Turned out the contractor is a stucco person, not a window company.

In the interest of moving the project forward, I said that I will buy the window and they can install it. I even had to supply them with Ply to board up the window opening (which is how it has been for a number of weeks now).

I bought this window from HD and it is finally here: https://www.homedepot.com/p/TAFCO-WI...-P-O/203426838

Since I don't trust them to install the window, i built this frame for it myself (see pics).
The diagonal support are just screwed in for the pics. they are out now so the window frame can be screwed in.
Next time they come, assuming they are happy to use what I created, I'll install the window to the frame myself and attach it to the window with tapcons. This way the only thing they really have to do is the stucco (which is where their "expertise" lie anyway).
I know it is odd, but this is how they do windows down here (wood to cinderblocks and stucco on the outside).

sigh...
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Unread 06-19-2021, 02:37 PM   #45
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While waiting on the window, I removed the underlayment and subfloor of the shower platform. I say "platform" since it is a step higher than the rest of the bathroom's floor. It is probably going to be confusing, but I'll try and explain why the builder needed to elevate the shower and bathtub area.
  • Between each floor, there is a concrete casting (beam?) around ~2' high. I am sure there is better term for it.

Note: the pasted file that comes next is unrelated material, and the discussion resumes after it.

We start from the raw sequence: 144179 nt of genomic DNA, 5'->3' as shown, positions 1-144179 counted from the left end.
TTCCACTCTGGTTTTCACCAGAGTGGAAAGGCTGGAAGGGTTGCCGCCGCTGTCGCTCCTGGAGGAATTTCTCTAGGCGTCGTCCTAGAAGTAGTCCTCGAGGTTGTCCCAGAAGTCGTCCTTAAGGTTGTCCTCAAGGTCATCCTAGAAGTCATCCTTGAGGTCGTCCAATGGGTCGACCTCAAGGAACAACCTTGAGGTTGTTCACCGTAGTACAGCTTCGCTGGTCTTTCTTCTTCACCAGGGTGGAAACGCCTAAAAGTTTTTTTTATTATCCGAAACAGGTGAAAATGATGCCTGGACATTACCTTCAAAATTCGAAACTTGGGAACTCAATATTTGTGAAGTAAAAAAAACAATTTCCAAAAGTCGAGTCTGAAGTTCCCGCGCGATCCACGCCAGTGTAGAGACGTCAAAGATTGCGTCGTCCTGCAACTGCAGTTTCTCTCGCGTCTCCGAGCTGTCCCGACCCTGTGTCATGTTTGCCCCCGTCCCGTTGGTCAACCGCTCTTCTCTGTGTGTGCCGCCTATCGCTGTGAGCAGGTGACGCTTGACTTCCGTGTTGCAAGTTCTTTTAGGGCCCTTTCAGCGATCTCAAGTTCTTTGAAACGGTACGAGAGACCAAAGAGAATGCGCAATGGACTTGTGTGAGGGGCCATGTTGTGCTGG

• The trusses are attached to this concrete casting and constitute the height of crawl space between each floor (there are 3 floors).
  • The shower and bathtub area is over a porch and is "outside" the main perimeter concrete casting.
  • They needed to get DWV pipes to the main area of the house.
  • So they raised the shower and bathtub area so the the pipes can go above the perimeter concrete beam.

Now, take a look at how they raised the shower and bathtub floor. Is that not the most negligent thing you have ever seen? Seriously, this has got to be a record.
The 2x6 beams are attached by a single drywall screw to the metal stud, and a single longer drywall screw to the perpendicular 2x6 so they rotate from side to side (!).
The lip of the metal stud lifted them up so they are not even touching the ply below.

The shocking thing is how poor of a job you can do and still get away with it. It is 20 years old and there were no broken tiles above whatsoever (6"x6" white porcelain tiles).

I am planning to rip it all out and replace with new 2x6. PT around the perimeter (i know... i know.. but this is how they do it down here).

I didn't find a good way (yet) to avoid notching the 2x6 beams for the pvc pipes. How much of a big issue is it?
Maybe I can have them go along the beams and move the perpendicular PVC pipe into the crawl space in the opposite side of the concrete beam.

Also, instead of using an actual p-trap, can you create a p-trap affect by putting the perpendicular pvc pipe underneath the beams? You will get a few feet of water basically always standing there.